Explainer: Why the Grand Ethiopian Renaissance Dam worries Sudan and Egypt

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Ethiopia is building the Grand Ethiopian Renaissance Dam, or GERD. According to Al Jazeera, Africa's biggest dam is intended to create 12,000 jobs and turn Ethiopia into a regional powerhouse in energy exports.

Upon completion, GERD will measure 1,780 meters long and 145 meters high. The dam's primary aim is to generate electricity with its 16 turbines that will have a capacity of 6,000 megawatts, or four times Ethiopia's current energy capacity.

GERD's reservoir — which Ethiopia has already begun filling — has a capacity of 75 billion cubic meters, and the waters are overtopping the incomplete dam. This effectively gives Ethiopia control over 85 percent of the water that flows into the Nile.

The Blue Nile is a major tributary to the Nile, which Sudan and Egypt rely on for freshwater and sediments needed for agriculture. According to Al Jazeera, the two downstream nations have declared GERD poses an existential threat.


RUNDOWN SHOWS:
1. Ethiopia builds the Grand Ethiopian Renaissance Dam for energy and job creation
2. Dam dimensions and hydroelectric plants
3. Dam reservoir capacity and effect on the Nile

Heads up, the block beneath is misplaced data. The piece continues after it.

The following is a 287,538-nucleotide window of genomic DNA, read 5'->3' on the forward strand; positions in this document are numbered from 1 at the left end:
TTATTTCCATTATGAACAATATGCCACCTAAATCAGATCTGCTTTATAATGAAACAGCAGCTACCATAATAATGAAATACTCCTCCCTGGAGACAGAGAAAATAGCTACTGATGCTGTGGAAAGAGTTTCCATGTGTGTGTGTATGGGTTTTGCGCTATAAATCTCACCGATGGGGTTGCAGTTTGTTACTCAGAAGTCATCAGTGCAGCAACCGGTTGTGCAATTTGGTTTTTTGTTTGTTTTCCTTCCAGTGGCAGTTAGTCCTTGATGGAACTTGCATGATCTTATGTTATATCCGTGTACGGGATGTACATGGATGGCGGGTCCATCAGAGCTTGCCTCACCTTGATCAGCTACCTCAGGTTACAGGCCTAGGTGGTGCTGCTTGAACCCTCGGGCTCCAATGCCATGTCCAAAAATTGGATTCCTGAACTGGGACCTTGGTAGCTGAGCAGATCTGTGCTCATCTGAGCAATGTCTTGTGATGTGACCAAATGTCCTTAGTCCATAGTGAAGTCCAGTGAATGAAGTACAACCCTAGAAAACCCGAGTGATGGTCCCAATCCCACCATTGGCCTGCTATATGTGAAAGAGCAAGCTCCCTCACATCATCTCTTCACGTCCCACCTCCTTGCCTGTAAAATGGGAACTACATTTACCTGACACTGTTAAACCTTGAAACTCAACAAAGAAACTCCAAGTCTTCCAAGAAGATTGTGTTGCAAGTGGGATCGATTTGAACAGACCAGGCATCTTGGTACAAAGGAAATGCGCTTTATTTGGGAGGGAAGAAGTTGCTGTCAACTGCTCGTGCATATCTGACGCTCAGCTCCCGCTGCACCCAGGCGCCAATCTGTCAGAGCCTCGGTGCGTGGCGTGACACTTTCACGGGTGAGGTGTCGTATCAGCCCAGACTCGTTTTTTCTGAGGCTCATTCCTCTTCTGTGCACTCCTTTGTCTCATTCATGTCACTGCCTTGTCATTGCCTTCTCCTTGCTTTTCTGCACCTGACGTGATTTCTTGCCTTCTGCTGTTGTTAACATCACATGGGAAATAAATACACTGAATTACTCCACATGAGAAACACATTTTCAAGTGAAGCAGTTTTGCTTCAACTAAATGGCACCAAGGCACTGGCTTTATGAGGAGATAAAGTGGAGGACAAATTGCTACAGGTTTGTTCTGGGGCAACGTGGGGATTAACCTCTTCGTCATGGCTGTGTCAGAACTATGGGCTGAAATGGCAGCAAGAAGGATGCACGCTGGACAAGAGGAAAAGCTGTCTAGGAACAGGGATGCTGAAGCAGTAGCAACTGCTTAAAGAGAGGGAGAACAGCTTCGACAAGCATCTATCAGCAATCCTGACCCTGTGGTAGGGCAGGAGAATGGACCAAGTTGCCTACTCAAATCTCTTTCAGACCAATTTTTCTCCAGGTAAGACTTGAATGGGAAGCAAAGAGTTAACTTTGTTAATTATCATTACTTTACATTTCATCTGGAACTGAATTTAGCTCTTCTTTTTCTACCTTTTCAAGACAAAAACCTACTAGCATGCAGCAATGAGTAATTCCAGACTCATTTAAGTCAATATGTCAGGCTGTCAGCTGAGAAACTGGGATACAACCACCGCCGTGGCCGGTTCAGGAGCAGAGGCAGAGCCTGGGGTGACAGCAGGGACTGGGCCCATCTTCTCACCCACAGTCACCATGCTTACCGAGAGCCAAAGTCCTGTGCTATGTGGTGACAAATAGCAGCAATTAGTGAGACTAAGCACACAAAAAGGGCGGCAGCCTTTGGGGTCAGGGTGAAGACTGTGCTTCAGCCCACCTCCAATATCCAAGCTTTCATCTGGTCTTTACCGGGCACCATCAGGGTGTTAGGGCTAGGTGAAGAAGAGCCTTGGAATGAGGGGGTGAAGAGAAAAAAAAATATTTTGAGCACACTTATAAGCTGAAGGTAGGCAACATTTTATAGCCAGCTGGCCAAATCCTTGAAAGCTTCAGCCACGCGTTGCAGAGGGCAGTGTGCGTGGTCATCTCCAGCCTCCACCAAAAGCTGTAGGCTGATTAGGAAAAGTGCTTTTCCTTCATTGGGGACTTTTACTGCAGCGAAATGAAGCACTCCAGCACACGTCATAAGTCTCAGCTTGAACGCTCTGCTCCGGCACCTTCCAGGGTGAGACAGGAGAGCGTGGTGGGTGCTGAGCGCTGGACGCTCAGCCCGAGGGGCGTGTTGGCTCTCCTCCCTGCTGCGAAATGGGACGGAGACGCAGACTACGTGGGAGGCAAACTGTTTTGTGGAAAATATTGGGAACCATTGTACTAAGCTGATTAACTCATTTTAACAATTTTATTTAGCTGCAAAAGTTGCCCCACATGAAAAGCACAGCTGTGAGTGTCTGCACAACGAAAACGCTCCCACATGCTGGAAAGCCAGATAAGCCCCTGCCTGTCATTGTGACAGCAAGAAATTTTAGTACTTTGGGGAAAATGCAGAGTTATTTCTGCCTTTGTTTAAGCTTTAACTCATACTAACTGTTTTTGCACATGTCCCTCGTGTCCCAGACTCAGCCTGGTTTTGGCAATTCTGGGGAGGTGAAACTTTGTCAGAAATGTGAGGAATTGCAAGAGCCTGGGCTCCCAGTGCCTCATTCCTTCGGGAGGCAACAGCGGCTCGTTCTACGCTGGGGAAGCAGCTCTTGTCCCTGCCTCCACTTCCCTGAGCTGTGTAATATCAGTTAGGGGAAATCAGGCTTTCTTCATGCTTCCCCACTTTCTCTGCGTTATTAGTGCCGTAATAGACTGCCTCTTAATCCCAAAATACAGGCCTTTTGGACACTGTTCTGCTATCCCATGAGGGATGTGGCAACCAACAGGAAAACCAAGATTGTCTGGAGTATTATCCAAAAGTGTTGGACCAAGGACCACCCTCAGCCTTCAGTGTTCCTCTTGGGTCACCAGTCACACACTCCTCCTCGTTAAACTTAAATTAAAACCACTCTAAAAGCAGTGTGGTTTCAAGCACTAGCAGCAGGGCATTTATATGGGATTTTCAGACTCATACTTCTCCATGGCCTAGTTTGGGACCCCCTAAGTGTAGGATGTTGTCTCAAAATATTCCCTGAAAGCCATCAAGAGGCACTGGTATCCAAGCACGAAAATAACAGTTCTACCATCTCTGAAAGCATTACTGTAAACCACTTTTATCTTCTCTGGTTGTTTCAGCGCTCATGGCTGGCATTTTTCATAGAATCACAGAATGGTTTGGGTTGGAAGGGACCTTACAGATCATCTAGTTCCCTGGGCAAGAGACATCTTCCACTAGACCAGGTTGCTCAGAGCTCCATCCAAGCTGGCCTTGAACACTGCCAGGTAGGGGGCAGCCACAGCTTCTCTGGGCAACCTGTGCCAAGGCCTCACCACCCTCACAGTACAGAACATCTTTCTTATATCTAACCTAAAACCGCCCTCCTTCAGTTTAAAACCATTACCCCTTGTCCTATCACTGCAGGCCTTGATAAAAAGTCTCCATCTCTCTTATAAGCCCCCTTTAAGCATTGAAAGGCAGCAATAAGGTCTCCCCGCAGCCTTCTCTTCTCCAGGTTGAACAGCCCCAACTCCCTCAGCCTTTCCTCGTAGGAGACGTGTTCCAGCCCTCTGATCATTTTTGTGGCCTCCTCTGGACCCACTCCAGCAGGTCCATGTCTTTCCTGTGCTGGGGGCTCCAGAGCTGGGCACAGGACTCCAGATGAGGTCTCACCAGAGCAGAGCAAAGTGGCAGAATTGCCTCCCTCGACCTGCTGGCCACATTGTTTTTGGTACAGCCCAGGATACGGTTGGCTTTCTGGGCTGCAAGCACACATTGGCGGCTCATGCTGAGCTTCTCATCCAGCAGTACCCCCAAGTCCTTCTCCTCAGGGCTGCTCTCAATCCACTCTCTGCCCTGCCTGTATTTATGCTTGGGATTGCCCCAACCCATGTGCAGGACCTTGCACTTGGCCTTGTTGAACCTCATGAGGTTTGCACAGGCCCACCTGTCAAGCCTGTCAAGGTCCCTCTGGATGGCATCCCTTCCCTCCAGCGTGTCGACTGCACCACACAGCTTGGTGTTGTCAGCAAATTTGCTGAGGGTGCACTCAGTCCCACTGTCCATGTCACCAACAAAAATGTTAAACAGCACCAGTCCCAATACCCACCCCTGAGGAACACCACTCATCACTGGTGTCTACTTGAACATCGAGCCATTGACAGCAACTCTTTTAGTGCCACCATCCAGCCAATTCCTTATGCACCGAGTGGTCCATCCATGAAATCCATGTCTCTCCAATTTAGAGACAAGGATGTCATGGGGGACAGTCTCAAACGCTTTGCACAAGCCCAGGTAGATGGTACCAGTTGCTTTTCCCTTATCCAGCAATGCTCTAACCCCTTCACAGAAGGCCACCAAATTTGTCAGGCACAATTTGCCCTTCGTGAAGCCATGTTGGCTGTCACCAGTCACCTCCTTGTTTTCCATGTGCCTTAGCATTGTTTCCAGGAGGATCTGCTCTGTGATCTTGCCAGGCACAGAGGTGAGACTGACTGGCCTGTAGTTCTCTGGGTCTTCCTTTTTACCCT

4. Sudan and Egypt could be cut off from water resources

VOICEOVER (in English):
"Ethiopia is building the Grand Ethiopian Renaissance Dam, or GERD. According to Al Jazeera, Africa's biggest dam is intended to create 12,000 jobs and turn Ethiopia into a regional powerhouse in energy exports."

"Upon completion, GERD will measure 1,780 meters long and 145 meters high. The dam's primary aim is to generate electricity with its 16 turbines that will have a capacity of 6,000 megawatts, or four times Ethiopia's current energy capacity."

"GERD's reservoir — which Ethiopia has already begun filling — has a capacity of 75 billion cubic meters, and the waters are overtopping the incomplete dam. This effectively gives Ethiopia control over 85 percent of the water that flows into the Nile."

"The Blue Nile is a major tributary to the Nile, which Sudan and Egypt rely on for freshwater and sediments needed for agriculture. According to Al Jazeera, the two downstream nations have declared GERD poses an existential threat."


SOURCES: IEEE Spectrum, Al Jazeera, Water-Technology.net, Hydropower.org,
https://spectrum.ieee.org/energy/policy/the-grand-ethiopian-renaissance-dam-gets-set-to-open
https://www.aljazeera.com/news/2020/07/ethiopia-egypt-sudan-reach-major-common-understanding-dam-200721181635171.html
https://www.water-technology.net/projects/grand-ethiopian-renaissance-dam-africa/
https://www.hydropower.org/case-studies/ethiopia-grand-ethiopian-renaissance-dam-gerd